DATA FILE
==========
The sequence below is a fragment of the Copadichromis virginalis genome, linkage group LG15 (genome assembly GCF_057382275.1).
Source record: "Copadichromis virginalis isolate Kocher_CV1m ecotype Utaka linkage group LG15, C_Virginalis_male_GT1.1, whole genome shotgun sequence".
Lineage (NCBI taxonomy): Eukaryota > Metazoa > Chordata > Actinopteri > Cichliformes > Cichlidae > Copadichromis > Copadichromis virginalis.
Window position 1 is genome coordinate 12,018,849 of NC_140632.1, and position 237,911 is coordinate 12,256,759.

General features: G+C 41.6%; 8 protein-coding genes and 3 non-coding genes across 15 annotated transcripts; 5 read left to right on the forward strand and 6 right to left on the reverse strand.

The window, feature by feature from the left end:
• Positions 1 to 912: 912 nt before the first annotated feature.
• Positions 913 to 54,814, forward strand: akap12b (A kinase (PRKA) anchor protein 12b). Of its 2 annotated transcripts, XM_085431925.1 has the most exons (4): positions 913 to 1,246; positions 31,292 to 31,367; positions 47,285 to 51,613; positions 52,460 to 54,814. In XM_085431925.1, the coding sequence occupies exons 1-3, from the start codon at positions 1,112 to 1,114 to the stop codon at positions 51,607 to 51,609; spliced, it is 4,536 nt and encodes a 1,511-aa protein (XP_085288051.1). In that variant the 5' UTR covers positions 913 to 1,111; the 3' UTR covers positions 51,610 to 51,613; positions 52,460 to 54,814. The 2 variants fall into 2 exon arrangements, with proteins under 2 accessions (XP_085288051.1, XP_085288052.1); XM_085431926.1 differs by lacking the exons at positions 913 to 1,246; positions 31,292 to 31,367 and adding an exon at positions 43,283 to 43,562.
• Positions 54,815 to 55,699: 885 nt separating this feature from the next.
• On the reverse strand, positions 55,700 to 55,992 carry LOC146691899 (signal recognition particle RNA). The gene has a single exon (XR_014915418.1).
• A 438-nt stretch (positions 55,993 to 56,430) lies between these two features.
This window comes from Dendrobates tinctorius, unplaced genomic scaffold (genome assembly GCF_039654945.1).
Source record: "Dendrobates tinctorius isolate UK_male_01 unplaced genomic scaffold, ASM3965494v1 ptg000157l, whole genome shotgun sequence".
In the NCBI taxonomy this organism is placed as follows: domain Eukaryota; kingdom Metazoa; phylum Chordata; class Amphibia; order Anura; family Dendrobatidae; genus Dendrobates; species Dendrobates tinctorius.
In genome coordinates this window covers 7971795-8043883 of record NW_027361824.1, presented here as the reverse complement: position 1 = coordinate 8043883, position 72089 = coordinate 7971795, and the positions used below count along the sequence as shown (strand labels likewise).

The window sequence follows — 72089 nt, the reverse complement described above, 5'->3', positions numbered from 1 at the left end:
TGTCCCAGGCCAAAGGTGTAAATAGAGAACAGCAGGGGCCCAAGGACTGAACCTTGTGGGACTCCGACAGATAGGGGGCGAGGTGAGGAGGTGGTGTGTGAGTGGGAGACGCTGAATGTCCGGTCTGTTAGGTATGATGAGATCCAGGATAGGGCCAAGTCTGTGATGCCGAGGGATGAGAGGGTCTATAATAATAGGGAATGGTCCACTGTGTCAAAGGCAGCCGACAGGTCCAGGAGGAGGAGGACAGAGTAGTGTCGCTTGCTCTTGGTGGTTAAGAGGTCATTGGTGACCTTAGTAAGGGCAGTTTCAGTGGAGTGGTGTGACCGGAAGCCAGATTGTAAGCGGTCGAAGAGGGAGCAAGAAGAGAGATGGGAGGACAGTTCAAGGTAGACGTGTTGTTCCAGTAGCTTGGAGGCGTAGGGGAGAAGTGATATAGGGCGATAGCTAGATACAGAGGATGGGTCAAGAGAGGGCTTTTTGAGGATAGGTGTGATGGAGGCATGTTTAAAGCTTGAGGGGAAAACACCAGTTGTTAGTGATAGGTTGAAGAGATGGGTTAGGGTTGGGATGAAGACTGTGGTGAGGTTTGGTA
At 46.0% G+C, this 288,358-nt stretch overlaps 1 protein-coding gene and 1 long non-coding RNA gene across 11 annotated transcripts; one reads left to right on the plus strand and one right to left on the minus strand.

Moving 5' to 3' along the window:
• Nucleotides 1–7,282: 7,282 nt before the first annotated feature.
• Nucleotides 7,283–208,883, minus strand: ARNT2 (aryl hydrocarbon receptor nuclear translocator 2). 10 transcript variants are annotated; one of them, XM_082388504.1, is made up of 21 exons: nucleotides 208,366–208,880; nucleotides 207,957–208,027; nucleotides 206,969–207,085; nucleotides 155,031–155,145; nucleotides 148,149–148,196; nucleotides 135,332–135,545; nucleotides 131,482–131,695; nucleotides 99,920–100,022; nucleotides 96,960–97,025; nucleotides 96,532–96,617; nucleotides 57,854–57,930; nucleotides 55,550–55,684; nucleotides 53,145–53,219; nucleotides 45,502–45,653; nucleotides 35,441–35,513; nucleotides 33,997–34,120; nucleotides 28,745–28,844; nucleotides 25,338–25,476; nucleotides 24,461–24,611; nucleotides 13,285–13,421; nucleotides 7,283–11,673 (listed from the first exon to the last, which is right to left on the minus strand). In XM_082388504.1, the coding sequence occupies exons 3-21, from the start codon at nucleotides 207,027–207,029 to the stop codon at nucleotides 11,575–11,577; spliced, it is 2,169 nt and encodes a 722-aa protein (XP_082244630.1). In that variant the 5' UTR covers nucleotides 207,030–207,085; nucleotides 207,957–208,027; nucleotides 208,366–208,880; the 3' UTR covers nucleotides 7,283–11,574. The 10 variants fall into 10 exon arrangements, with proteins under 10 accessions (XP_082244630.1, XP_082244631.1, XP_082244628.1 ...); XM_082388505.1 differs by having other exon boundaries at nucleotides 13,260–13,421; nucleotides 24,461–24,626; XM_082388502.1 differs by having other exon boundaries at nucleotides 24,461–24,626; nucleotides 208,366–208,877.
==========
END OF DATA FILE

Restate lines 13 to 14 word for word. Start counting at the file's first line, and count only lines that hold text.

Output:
Source record: "Dendrobates tinctorius isolate UK_male_01 unplaced genomic scaffold, ASM3965494v1 ptg000157l, whole genome shotgun sequence".
In the NCBI taxonomy this organism is placed as follows: domain Eukaryota; kingdom Metazoa; phylum Chordata; class Amphibia; order Anura; family Dendrobatidae; genus Dendrobates; species Dendrobates tinctorius.